Honestly I feel the foetida blame is exaggerated, it's not like the Bourbons, Portlands and Hybrid Perpetuals are amazingly healthy despite their complete lack of Foetida ancestry, some of them are outright gross getting near complete BS coverage. Its not a night and day difference between feral op seedlings and LP seedlings.

Foetida itself has been clean here, I allowed it to go dormant in summer when its growth slowed and started to drop leaves. Look at first and second gen hybrids like tip-top, hazeldean (and siblings), carefree copper which are healthy....odd for a species thats commonly blamed for introducing blackspot into the genome, maybe it was just bad selection, common use of spraying and the rush to introduce yellow roses early on that lead to poor speciemans going to market.
Reply #18 of 18 posted 16 JUL 19 by Andrew from Dolton
I grow foetida 'Bicolor' and rubiginosa, they are both healthy here. 'Lady Portland' and 'Bourbon Queen get black spot very badly.
Discussion id : 96-853
most recent 18 DEC 18 SHOW ALL
Initial post 14 JAN 17 by Andrew from Dolton
In September 2015 I sowed seeds of this rose collected from plants growing on the South Downs in Sussex in the South East of the U.K. I chilled them for three months then started them off with some gentle bottom heat, but nothing grew. I kept them moist throughout the summer and bought them inside and gave them a little heat about a fortnight ago. Now they are germinating like mustard and cress! I only want a couple of plants for my garden so if other members would like plants too by the autumn of this year they should have made plants large enough for planting out, contact me, you are very welcome to them.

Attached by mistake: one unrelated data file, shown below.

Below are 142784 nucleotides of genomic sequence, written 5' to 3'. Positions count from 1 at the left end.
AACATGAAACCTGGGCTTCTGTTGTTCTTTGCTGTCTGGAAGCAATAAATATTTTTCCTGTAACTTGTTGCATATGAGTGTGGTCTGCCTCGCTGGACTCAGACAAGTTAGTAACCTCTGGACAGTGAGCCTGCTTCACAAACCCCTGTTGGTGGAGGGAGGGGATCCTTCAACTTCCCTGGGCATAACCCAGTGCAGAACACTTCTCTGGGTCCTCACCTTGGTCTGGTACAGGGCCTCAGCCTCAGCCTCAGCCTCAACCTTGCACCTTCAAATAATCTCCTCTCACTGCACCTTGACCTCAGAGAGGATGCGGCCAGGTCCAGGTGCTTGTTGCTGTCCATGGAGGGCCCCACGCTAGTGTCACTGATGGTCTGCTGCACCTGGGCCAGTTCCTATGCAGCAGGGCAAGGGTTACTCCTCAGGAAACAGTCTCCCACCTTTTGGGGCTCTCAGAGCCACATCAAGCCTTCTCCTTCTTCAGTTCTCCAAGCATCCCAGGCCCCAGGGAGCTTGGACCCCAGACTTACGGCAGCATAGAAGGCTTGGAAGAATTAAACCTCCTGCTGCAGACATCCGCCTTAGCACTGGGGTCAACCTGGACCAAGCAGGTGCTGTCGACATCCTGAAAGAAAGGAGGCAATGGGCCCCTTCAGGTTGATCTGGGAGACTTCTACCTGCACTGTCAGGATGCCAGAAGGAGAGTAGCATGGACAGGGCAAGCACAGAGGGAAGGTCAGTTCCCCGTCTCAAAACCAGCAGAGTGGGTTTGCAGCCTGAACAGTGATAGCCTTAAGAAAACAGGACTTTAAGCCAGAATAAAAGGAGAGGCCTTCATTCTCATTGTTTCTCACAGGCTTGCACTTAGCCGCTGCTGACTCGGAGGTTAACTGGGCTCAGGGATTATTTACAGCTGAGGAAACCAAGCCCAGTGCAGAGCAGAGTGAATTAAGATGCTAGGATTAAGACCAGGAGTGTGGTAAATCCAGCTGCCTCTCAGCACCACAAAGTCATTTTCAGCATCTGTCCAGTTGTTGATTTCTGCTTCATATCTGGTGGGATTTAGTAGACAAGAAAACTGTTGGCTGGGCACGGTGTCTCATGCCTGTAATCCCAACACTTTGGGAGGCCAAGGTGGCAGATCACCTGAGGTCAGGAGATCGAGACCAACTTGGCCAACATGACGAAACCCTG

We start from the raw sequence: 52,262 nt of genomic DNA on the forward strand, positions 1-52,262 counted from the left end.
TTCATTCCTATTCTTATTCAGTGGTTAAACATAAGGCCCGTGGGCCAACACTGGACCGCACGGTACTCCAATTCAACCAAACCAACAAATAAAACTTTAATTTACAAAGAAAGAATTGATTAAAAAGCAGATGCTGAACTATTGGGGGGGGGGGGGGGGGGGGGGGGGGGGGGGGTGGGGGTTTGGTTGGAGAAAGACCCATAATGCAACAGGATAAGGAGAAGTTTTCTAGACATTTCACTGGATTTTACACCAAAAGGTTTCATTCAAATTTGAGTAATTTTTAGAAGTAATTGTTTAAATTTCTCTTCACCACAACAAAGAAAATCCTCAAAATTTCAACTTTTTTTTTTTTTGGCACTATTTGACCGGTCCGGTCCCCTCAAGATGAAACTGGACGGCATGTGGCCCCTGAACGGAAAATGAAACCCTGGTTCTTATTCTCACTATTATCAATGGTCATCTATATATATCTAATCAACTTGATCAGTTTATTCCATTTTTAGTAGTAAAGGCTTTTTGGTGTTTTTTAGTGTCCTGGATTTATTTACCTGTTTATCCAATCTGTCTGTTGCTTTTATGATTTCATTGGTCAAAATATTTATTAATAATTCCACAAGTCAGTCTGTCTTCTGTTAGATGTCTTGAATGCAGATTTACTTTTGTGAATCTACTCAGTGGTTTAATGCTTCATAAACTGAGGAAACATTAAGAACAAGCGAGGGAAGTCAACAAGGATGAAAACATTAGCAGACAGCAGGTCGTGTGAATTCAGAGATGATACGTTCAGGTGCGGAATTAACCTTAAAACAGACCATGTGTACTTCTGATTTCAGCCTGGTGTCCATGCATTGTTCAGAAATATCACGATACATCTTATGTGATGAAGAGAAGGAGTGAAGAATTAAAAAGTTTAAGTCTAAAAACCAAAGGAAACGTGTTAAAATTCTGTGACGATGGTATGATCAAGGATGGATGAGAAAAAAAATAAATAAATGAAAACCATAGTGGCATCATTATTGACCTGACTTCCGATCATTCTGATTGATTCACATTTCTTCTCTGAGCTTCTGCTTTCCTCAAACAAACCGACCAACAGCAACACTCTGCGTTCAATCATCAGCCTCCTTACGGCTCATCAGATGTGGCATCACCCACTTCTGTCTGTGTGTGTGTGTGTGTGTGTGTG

Reply #1 of 3 posted 17 DEC 18 by AlanaSC
Do you have any left Andrew?
Reply #2 of 3 posted 18 DEC 18 by Andrew from Dolton
Hello Alana,

Yes I do have a few small plants left. But it is illegal for me to send plants to the United States. If I can get seeds again I think I can send you some, However in some parts of the world this rose is an aggressively invasive alien pest so please check that in your region it is not a problem. Sorry to be a bit of a dissapointment.

Regards, Andrew.
Reply #3 of 3 posted 18 DEC 18 by AlanaSC
I'm sorry . I didn't realize you were not in the US. Thank you though!
Discussion id : 109-868
most recent 8 APR 18 HIDE POSTS
Initial post 8 APR 18 by Andrew from Dolton
William Robinson, The English Flower Garden, seventh edition, May 1899. Pub. John Murray, Albermarle Street, London.

R. Rubiginosa (Sweetbrier). -- Perhaps as pretty as any Wild Rose in flower, fruit and delightful fragrance. It is a native rose, but also distributed through much of Europe. and Asia, and, although often planted is scarcely ever made enough of in country places. It is most useful for forming fences with Quick of even by itself on good banks, as it is so spiny that cattle, which do so much harm to almost every other kind of hedge plant, do not touch this, so that it swings careless in the field where they are. The plant ought to be grow by the thousand, and any body with a few bushes of it can save the seed for this purpose. It is a delightful plant from the time its buds burst in early spring until the birds have eaten the brilliant berries in winter.

[Quick = Hawthorne, Crateagus monogyna/oxyacantha].
Reply #1 of 1 posted 8 APR 18 by Patricia Routley
Thank you Andrew.